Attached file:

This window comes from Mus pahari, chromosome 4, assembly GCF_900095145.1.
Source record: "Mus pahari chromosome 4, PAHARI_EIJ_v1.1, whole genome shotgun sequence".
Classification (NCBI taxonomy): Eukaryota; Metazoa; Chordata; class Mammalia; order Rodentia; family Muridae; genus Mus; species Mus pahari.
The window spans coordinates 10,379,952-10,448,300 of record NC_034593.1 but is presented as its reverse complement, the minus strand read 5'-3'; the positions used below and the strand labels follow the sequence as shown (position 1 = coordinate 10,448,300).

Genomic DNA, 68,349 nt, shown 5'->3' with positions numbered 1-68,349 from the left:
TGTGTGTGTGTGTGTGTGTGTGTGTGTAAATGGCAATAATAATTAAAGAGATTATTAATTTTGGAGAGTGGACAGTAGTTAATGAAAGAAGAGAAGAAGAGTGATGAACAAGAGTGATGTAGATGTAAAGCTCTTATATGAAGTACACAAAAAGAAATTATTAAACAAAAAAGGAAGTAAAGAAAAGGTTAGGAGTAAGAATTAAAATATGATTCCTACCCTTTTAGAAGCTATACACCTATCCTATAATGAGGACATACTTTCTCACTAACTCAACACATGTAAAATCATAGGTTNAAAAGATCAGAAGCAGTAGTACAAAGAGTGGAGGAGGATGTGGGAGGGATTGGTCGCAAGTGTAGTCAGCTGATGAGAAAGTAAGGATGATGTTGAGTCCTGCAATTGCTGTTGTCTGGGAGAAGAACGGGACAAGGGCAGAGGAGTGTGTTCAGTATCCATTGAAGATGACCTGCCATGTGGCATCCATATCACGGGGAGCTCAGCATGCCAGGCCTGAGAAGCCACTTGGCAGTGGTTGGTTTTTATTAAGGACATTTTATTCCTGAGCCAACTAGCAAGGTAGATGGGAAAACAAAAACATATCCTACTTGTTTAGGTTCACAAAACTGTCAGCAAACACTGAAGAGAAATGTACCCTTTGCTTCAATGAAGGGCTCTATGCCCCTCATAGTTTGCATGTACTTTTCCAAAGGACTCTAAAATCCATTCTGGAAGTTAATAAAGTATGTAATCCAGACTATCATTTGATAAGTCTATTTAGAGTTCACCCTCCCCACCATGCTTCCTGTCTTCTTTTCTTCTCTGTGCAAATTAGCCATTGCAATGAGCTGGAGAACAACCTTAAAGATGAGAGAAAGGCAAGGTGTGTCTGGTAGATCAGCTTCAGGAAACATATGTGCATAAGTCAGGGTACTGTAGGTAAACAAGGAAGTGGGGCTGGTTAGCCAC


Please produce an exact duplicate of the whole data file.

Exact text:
This window comes from Mus pahari, chromosome 4, assembly GCF_900095145.1.
Source record: "Mus pahari chromosome 4, PAHARI_EIJ_v1.1, whole genome shotgun sequence".
Classification (NCBI taxonomy): Eukaryota; Metazoa; Chordata; class Mammalia; order Rodentia; family Muridae; genus Mus; species Mus pahari.
The window spans coordinates 10,379,952-10,448,300 of record NC_034593.1 but is presented as its reverse complement, the minus strand read 5'-3'; the positions used below and the strand labels follow the sequence as shown (position 1 = coordinate 10,448,300).

Genomic DNA, 68,349 nt, shown 5'->3' with positions numbered 1-68,349 from the left:
TGTGTGTGTGTGTGTGTGTGTGTGTGTAAATGGCAATAATAATTAAAGAGATTATTAATTTTGGAGAGTGGACAGTAGTTAATGAAAGAAGAGAAGAAGAGTGATGAACAAGAGTGATGTAGATGTAAAGCTCTTATATGAAGTACACAAAAAGAAATTATTAAACAAAAAAGGAAGTAAAGAAAAGGTTAGGAGTAAGAATTAAAATATGATTCCTACCCTTTTAGAAGCTATACACCTATCCTATAATGAGGACATACTTTCTCACTAACTCAACACATGTAAAATCATAGGTTNAAAAGATCAGAAGCAGTAGTACAAAGAGTGGAGGAGGATGTGGGAGGGATTGGTCGCAAGTGTAGTCAGCTGATGAGAAAGTAAGGATGATGTTGAGTCCTGCAATTGCTGTTGTCTGGGAGAAGAACGGGACAAGGGCAGAGGAGTGTGTTCAGTATCCATTGAAGATGACCTGCCATGTGGCATCCATATCACGGGGAGCTCAGCATGCCAGGCCTGAGAAGCCACTTGGCAGTGGTTGGTTTTTATTAAGGACATTTTATTCCTGAGCCAACTAGCAAGGTAGATGGGAAAACAAAAACATATCCTACTTGTTTAGGTTCACAAAACTGTCAGCAAACACTGAAGAGAAATGTACCCTTTGCTTCAATGAAGGGCTCTATGCCCCTCATAGTTTGCATGTACTTTTCCAAAGGACTCTAAAATCCATTCTGGAAGTTAATAAAGTATGTAATCCAGACTATCATTTGATAAGTCTATTTAGAGTTCACCCTCCCCACCATGCTTCCTGTCTTCTTTTCTTCTCTGTGCAAATTAGCCATTGCAATGAGCTGGAGAACAACCTTAAAGATGAGAGAAAGGCAAGGTGTGTCTGGTAGATCAGCTTCAGGAAACATATGTGCATAAGTCAGGGTACTGTAGGTAAACAAGGAAGTGGGGCTGGTTAGCCAC